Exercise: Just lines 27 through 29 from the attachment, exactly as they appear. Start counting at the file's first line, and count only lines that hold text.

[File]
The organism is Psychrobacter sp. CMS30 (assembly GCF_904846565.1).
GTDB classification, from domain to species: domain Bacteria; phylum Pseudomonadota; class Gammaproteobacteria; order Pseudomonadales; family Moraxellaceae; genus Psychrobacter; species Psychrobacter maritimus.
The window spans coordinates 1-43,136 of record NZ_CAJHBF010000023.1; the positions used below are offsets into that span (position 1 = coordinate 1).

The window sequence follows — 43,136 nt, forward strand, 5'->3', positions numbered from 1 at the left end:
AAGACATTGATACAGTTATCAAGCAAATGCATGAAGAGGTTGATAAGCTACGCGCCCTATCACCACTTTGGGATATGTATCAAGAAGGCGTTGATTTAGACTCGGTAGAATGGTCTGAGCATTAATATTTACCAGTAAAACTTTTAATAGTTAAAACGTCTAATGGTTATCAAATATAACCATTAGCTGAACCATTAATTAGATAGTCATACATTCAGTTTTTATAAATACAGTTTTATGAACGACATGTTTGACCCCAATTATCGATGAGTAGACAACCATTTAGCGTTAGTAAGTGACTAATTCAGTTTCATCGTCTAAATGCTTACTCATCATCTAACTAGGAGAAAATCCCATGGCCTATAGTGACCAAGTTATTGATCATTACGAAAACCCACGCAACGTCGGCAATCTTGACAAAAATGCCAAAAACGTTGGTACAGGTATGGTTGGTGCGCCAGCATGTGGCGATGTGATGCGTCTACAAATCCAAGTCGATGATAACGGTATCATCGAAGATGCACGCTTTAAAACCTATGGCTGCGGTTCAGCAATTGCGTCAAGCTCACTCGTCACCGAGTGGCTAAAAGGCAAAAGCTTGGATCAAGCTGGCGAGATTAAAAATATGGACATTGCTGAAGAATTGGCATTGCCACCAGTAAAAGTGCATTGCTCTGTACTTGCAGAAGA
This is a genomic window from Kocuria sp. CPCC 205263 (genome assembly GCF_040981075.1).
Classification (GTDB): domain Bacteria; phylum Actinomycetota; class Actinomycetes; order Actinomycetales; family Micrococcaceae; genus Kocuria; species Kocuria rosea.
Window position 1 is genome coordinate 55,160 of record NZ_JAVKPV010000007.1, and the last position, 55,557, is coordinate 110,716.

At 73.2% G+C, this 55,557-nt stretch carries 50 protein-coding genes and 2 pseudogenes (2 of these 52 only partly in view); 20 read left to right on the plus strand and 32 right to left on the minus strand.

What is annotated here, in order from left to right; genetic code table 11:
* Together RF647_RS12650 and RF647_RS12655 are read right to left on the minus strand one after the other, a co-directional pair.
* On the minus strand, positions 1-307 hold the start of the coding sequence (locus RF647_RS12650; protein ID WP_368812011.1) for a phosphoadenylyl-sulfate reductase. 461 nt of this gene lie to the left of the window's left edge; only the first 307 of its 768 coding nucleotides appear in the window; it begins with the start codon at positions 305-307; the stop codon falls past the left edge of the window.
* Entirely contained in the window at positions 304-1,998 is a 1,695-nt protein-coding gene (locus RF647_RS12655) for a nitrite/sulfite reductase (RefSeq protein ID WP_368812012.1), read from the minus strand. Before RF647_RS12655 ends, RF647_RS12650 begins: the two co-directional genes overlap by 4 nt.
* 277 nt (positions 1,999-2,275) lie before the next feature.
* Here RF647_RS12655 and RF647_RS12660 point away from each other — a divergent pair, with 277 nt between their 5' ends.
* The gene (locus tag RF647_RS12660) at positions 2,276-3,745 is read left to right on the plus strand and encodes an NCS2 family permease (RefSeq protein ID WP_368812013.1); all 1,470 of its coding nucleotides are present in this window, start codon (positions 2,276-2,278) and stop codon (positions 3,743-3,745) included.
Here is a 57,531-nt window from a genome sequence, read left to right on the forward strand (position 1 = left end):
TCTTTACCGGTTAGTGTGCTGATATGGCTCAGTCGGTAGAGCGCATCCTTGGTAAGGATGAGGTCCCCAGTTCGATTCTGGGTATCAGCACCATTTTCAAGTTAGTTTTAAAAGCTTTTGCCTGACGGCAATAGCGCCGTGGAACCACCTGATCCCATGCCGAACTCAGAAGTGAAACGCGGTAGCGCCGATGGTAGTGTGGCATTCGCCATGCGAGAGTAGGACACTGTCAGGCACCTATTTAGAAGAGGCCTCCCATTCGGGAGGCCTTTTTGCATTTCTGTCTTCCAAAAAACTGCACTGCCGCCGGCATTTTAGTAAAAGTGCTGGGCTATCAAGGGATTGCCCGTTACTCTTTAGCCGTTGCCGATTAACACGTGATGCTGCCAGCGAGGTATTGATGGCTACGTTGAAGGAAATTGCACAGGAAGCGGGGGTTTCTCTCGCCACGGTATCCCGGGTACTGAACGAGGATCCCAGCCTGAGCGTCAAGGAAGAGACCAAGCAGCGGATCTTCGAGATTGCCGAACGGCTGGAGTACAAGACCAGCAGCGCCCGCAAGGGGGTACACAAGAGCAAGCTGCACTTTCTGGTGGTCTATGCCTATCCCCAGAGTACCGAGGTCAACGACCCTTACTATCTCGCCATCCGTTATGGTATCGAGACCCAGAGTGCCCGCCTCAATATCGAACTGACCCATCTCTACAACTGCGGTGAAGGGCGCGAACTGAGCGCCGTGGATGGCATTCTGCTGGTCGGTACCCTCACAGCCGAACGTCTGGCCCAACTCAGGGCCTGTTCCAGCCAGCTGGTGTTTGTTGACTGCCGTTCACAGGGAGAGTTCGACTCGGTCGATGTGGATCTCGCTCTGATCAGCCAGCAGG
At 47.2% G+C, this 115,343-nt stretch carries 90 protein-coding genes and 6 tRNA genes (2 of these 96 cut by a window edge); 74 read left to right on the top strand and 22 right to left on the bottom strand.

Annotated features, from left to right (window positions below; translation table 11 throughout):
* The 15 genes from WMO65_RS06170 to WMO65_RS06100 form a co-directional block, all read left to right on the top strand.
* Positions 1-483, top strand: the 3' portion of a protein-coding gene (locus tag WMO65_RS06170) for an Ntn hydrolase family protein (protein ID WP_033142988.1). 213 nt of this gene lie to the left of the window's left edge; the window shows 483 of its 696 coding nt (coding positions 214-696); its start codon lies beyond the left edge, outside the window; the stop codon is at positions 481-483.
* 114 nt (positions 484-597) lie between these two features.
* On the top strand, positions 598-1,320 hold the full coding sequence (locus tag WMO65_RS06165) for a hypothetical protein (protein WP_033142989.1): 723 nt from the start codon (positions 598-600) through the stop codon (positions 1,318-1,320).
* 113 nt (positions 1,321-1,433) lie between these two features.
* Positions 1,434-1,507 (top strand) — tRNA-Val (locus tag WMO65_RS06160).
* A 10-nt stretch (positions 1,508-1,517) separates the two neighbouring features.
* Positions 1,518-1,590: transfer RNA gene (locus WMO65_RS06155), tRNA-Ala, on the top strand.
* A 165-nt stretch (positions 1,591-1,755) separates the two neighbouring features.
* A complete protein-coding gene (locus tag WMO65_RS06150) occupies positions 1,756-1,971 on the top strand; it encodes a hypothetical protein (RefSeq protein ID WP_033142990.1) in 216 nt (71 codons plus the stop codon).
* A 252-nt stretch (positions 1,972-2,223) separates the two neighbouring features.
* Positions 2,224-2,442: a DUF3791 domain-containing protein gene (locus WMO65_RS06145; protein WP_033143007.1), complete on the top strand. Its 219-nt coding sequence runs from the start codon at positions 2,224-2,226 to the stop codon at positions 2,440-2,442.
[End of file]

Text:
* A 10-nt stretch (positions 1,508-1,517) separates the two neighbouring features.
* Positions 1,518-1,590: transfer RNA gene (locus WMO65_RS06155), tRNA-Ala, on the top strand.
* A 165-nt stretch (positions 1,591-1,755) separates the two neighbouring features.